These days, my advice would be to learn some real media before you commit to digital paint so that you know what real paint looks like texturally. Painting in traditional media forces you to think and plan ahead as you go, which is invaluable. You can’t ever think you’re “good enough,” or that you’ve learned everything you need to do. The truth is that art is a passion or it will kill you. Try everything, take interest in everything, especially all the sciences. Geology will teach you why mountains look the way they do; Biology will teach you how to draw people and animals better; Meteorology teaches you why clouds look the way they do, and so. Have more than a passing interest in the world, it will teach you tons. And remember that no teacher ever helped a student who wasn’t eager to learn.
What is one thing that you do that you feel has been the biggest contributor to your success so far?
Follow through. Don’t drop the ball. If you run into trouble on an assignment, contact your client a.s.a.p., don’t leave them wondering. Hit your deadlines. Communicate clearly and thoroughly.
What is your morning routine?
Ha! I wake up somewhere between 5 am and 10 am. Within two or three hours, I’m through my email, I’ve had some coffee, and I get to work. I try to keep my “chore” work—billing clients, answering emails, etc. to the “morning” so that my creative hours are uninterrupted. Close the door. Stay out of Facebook and off the internet. Set goals for the day and try to hit your marks.
What are your strategies for being productive and using your time most efficiently?
The previous two questions can be answered by rereading the answers that came before them. Also, have a process that moves you efficiently through your routine. Understand composition, lighting, dynamic of narrative, anatomy, and then use your knowledge to anticipate your upcoming needs: gather great references, use models, study your contemporaries. Solve the big questions of shape and movement first: details come last. They are the skin—start with the bones and muscles. This applies to more than just figures. Everything has an anatomy, composition works because it understands anatomy and psychology. The process can save you when inspiration lags or time is short.
Love what you do, or do something else…;)
What book(s) have influenced your life the most? Why?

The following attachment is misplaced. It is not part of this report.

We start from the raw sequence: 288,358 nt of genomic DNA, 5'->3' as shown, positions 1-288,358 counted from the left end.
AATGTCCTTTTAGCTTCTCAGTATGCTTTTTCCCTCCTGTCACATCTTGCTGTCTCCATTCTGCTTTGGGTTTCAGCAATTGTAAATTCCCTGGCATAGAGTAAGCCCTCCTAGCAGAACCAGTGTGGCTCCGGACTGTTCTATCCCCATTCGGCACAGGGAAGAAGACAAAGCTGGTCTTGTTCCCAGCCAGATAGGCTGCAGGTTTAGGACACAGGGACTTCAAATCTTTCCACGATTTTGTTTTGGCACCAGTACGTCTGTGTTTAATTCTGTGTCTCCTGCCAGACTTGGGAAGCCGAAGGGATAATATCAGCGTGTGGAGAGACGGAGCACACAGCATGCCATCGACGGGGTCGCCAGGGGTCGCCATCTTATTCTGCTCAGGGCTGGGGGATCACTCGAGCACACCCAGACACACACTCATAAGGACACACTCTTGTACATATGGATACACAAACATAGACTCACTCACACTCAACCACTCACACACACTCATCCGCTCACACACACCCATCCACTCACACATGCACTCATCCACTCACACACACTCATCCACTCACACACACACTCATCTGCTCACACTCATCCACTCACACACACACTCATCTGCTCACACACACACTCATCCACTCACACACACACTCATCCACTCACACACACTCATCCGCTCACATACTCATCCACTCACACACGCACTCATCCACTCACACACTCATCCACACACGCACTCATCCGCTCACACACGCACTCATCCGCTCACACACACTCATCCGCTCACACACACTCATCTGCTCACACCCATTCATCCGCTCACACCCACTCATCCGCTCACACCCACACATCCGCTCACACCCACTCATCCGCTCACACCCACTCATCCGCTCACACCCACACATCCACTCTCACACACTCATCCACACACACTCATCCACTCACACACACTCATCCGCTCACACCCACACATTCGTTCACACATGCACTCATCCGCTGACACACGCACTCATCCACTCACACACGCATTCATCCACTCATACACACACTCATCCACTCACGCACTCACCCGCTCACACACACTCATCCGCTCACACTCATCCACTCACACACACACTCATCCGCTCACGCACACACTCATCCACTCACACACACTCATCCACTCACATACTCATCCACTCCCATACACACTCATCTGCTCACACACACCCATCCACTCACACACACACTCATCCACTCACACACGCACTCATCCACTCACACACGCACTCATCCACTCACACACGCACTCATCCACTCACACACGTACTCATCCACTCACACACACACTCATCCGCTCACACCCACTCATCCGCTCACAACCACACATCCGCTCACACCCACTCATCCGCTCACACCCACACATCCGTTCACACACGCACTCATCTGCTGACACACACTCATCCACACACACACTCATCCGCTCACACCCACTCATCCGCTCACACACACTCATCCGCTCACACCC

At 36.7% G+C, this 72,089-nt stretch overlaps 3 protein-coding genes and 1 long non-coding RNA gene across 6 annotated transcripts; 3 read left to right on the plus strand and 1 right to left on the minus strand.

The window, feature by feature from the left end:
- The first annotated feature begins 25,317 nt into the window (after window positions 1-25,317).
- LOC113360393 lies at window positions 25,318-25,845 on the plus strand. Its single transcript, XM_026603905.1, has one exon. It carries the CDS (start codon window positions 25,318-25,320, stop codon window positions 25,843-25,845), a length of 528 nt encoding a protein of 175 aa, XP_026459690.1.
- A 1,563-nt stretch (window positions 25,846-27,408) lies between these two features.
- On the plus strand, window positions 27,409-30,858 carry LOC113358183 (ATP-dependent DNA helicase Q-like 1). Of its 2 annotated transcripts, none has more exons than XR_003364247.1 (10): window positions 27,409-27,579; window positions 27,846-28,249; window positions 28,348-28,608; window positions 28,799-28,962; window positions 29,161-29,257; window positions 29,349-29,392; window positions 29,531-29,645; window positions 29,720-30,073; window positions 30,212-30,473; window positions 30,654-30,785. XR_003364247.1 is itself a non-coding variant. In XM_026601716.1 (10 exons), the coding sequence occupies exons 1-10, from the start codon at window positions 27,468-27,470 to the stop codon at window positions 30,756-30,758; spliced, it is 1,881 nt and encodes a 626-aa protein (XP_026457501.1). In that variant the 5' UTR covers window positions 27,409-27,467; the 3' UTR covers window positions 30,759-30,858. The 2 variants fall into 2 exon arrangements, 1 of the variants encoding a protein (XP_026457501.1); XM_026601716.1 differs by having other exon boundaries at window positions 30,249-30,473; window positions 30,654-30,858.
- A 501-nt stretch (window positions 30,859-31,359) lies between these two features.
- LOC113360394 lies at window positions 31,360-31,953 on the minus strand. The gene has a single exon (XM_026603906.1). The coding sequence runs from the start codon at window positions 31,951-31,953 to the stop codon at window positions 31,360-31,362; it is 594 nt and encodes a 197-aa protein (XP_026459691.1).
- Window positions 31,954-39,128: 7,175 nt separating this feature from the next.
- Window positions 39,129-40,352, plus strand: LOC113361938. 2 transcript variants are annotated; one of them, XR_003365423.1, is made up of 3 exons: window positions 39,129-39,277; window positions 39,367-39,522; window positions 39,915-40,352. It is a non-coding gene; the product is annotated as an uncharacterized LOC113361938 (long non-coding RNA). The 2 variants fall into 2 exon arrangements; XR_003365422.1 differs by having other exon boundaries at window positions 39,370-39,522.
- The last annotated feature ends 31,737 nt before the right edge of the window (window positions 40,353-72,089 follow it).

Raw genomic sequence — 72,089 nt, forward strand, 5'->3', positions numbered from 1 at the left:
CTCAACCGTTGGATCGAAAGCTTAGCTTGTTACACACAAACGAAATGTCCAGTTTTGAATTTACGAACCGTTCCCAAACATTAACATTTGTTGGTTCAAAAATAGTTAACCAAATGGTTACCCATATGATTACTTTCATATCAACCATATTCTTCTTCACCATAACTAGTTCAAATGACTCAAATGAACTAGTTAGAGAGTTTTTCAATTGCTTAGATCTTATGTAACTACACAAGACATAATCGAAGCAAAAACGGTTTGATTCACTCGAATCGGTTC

My favorite book of all time is To Kill a Mockingbird by Harper Lee. Such a well-told and powerful tale about prejudice and humanity, set in the old South. The voice, the pace, the brilliant coming together of all the threads in a tragic but uplifting finale. Read it if you haven’t.
My favorite sci-fi novel was The Mote in God’s Eye by Larry Niven and Jerry Pournelle. Spacefarers discover a world inhabited by aliens who have been trying for millennia to escape their solar system. It made me think about mankind’s trajectory on this finite world and what happens when civilization fails… again and again and again…
There are a number of movies that opened my eyes to things as I grew up. Great fiction teaches as it entertains.
Do you have any quotes you live by or think of often?
A friend gave me a list of quotes he had gathered over the years, and I’ve been adding to it since. So, yes, I have a few…;o}
“True religion is the life we lead, not the creed we profess.” —Louis Nizer
“A man who works with his hands is a laborer; a man who works with his hands and his brain is a craftsman, but a man who works with his hands and his brain and his heart is an artist.” —Louis Nizer (again!)
“Fantasy, abandoned by reason, produces impossible monsters; united with it, she is the mother of the arts and the origin of marvels.”—Francisco Goya
“Though we come and go, and pass into the shadows, where we leave behind us stories told — on paper, on the wings of butterflies, on the wind, on the hearts of others — there we are remembered, there we work magic and great change — passing on the fire like a torch — forever and forever. Till the sky falls, and all things are flawless and need no words at all.”—Tanith Lee
“Be excellent to each other, and party on, dudes!”—Bill & Ted